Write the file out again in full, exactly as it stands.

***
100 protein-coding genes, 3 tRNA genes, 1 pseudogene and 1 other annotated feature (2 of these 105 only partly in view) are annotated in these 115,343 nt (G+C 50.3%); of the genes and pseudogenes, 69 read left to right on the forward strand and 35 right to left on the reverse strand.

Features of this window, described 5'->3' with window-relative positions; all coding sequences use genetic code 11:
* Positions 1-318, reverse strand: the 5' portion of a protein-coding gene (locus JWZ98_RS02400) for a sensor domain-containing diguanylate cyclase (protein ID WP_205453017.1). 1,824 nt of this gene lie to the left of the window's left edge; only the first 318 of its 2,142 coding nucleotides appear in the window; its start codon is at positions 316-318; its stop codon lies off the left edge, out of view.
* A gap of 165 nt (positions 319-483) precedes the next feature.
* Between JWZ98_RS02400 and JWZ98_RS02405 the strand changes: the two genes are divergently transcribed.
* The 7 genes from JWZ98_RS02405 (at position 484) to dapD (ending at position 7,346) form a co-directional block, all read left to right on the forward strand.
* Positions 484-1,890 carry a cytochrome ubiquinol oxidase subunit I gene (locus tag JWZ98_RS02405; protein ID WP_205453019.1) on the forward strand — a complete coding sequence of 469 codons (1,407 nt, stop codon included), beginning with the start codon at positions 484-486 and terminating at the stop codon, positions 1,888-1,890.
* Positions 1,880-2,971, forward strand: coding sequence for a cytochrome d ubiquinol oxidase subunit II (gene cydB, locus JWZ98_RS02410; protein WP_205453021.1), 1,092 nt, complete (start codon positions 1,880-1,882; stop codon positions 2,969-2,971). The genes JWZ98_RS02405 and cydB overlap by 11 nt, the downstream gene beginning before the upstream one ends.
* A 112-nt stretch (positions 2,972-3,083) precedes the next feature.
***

100 protein-coding genes, 3 tRNA genes, 1 pseudogene and 1 other annotated feature (2 of these 105 only partly in view) are annotated in these 115,343 nt (G+C 50.3%); of the genes and pseudogenes, 69 read left to right on the forward strand and 35 right to left on the reverse strand.

Features of this window, described 5'->3' with window-relative positions; all coding sequences use genetic code 11:
* Positions 1-318, reverse strand: the 5' portion of a protein-coding gene (locus JWZ98_RS02400) for a sensor domain-containing diguanylate cyclase (protein ID WP_205453017.1). 1,824 nt of this gene lie to the left of the window's left edge; only the first 318 of its 2,142 coding nucleotides appear in the window; its start codon is at positions 316-318; its stop codon lies off the left edge, out of view.
* A gap of 165 nt (positions 319-483) precedes the next feature.
* Between JWZ98_RS02400 and JWZ98_RS02405 the strand changes: the two genes are divergently transcribed.
* The 7 genes from JWZ98_RS02405 (at position 484) to dapD (ending at position 7,346) form a co-directional block, all read left to right on the forward strand.
* Positions 484-1,890 carry a cytochrome ubiquinol oxidase subunit I gene (locus tag JWZ98_RS02405; protein ID WP_205453019.1) on the forward strand — a complete coding sequence of 469 codons (1,407 nt, stop codon included), beginning with the start codon at positions 484-486 and terminating at the stop codon, positions 1,888-1,890.
* Positions 1,880-2,971, forward strand: coding sequence for a cytochrome d ubiquinol oxidase subunit II (gene cydB, locus JWZ98_RS02410; protein WP_205453021.1), 1,092 nt, complete (start codon positions 1,880-1,882; stop codon positions 2,969-2,971). The genes JWZ98_RS02405 and cydB overlap by 11 nt, the downstream gene beginning before the upstream one ends.
* A 112-nt stretch (positions 2,972-3,083) precedes the next feature.